The Sunday Magazine

'Beirut is still a place to mourn': Rawi Hage sets new novel in his old hometown

Rawi Hage is one of Canada’s most celebrated writers. His latest book, set in the early days of the Lebanese civil war, is a series of linked vignettes that stitch together to create a fabulist portrait of a city in the chaos of war.
Rawi Hage is one of Canada’s most celebrated writers. His latest book is set in 1978, in the early days of the Lebanese civil war. (Penguin Random House Canada, Babak Salari)

Author Rawi Hage was initially reticent about being labeled as "a writer who lived through the war and wrote about it," after the success of his debut novel DeNiro's Game.

Born in Lebanon, Hage grew up through nine years of civil war in the country's war-torn capital. In 1992, he emigrated to Montreal, where he now lives.

His latest novel, Beirut Hellfire Society, though, takes him back. 

"I thought, for me, Beirut is still a place to mourn," he told The Sunday Edition's host Michael Enright.

The novel is nominated for a Governor-General's Award, the Writers' Trust Award, and for a Quebec Writers' Federation literary award. It was also long-listed for this year's Giller Prize.

Beirut Hellfire Society is set in the early days of the Lebanese civil war in 1978. Through a series of linked vignettes that create a portrait of a city in the chaos of war, it is a meditation on death in all its forms.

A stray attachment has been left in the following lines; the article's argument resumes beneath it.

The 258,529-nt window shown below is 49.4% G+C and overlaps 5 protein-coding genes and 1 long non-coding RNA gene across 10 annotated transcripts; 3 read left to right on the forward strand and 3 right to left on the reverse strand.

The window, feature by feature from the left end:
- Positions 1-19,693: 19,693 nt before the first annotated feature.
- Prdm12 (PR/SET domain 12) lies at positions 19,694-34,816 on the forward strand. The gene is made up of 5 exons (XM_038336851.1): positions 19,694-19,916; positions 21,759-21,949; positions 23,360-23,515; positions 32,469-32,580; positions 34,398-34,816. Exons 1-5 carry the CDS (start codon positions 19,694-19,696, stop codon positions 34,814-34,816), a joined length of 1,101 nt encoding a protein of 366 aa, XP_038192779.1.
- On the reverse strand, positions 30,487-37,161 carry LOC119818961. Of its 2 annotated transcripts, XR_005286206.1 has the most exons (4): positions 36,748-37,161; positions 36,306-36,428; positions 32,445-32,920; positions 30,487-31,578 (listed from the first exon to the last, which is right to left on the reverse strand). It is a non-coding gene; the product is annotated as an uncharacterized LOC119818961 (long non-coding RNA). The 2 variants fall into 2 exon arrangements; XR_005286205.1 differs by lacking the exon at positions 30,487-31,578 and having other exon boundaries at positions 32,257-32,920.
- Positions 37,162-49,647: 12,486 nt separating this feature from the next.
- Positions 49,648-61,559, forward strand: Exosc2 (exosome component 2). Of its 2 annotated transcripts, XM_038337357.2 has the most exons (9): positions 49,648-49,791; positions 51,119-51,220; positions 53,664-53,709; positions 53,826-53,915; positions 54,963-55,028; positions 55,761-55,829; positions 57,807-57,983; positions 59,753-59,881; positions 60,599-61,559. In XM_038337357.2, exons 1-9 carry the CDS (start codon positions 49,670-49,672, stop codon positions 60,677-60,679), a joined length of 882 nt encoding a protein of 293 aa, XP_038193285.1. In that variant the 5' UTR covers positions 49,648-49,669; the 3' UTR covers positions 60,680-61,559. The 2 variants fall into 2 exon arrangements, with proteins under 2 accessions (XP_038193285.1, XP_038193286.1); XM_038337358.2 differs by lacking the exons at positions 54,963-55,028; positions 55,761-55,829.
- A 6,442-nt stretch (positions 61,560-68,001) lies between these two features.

Sixteen-year-old Pavlov, the book's narrator, is the son of an undertaker. His father was part of an anti-religious group called The Hellfire Society, which secretly arranges burials for the bodies of social outcasts, atheists, stray corpses and orphaned cadavers. When he dies, Pavlov is asked to continue his father's work.

Along the way, he meets an array of characters, all of whom are profoundly affected by the war raging around them.

Hage describes the novel as "anti-war, anti-violence."

Click 'listen' above to hear the full interview.

Comments

To encourage thoughtful and respectful conversations, first and last names will appear with each submission to CBC/Radio-Canada's online communities (except in children and youth-oriented communities). Pseudonyms will no longer be permitted.

By submitting a comment, you accept that CBC has the right to reproduce and publish that comment in whole or in part, in any manner CBC chooses. Please note that CBC does not endorse the opinions expressed in comments. Comments on this story are moderated according to our Submission Guidelines. Comments are welcome while open. We reserve the right to close comments at any time.

Become a CBC Member

Join the conversationCreate account

Already have an account?

now